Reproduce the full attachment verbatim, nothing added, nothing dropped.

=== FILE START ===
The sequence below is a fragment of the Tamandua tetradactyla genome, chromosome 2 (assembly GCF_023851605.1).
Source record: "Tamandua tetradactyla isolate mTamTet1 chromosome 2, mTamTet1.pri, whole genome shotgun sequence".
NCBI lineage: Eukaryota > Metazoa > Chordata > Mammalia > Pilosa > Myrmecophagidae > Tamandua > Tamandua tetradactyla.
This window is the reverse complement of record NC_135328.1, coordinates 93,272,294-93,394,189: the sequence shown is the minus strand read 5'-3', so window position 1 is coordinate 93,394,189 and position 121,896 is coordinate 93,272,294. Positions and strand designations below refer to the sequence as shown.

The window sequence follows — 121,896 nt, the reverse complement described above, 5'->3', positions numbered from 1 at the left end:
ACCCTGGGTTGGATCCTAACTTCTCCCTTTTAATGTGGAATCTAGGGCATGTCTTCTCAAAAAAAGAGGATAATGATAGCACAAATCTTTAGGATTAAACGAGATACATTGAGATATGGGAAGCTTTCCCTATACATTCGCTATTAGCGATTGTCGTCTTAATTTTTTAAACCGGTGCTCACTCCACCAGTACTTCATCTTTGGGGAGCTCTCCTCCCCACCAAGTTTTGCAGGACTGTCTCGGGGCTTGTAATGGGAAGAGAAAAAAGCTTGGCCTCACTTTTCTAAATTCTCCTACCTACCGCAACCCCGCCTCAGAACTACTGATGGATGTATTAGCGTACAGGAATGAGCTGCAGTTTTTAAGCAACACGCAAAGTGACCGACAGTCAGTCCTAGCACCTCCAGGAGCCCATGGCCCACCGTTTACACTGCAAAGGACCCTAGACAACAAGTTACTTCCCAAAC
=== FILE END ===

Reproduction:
The sequence below is a fragment of the Tamandua tetradactyla genome, chromosome 2 (assembly GCF_023851605.1).
Source record: "Tamandua tetradactyla isolate mTamTet1 chromosome 2, mTamTet1.pri, whole genome shotgun sequence".
NCBI lineage: Eukaryota > Metazoa > Chordata > Mammalia > Pilosa > Myrmecophagidae > Tamandua > Tamandua tetradactyla.
This window is the reverse complement of record NC_135328.1, coordinates 93,272,294-93,394,189: the sequence shown is the minus strand read 5'-3', so window position 1 is coordinate 93,394,189 and position 121,896 is coordinate 93,272,294. Positions and strand designations below refer to the sequence as shown.

The window sequence follows — 121,896 nt, the reverse complement described above, 5'->3', positions numbered from 1 at the left end:
ACCCTGGGTTGGATCCTAACTTCTCCCTTTTAATGTGGAATCTAGGGCATGTCTTCTCAAAAAAAGAGGATAATGATAGCACAAATCTTTAGGATTAAACGAGATACATTGAGATATGGGAAGCTTTCCCTATACATTCGCTATTAGCGATTGTCGTCTTAATTTTTTAAACCGGTGCTCACTCCACCAGTACTTCATCTTTGGGGAGCTCTCCTCCCCACCAAGTTTTGCAGGACTGTCTCGGGGCTTGTAATGGGAAGAGAAAAAAGCTTGGCCTCACTTTTCTAAATTCTCCTACCTACCGCAACCCCGCCTCAGAACTACTGATGGATGTATTAGCGTACAGGAATGAGCTGCAGTTTTTAAGCAACACGCAAAGTGACCGACAGTCAGTCCTAGCACCTCCAGGAGCCCATGGCCCACCGTTTACACTGCAAAGGACCCTAGACAACAAGTTACTTCCCAAAC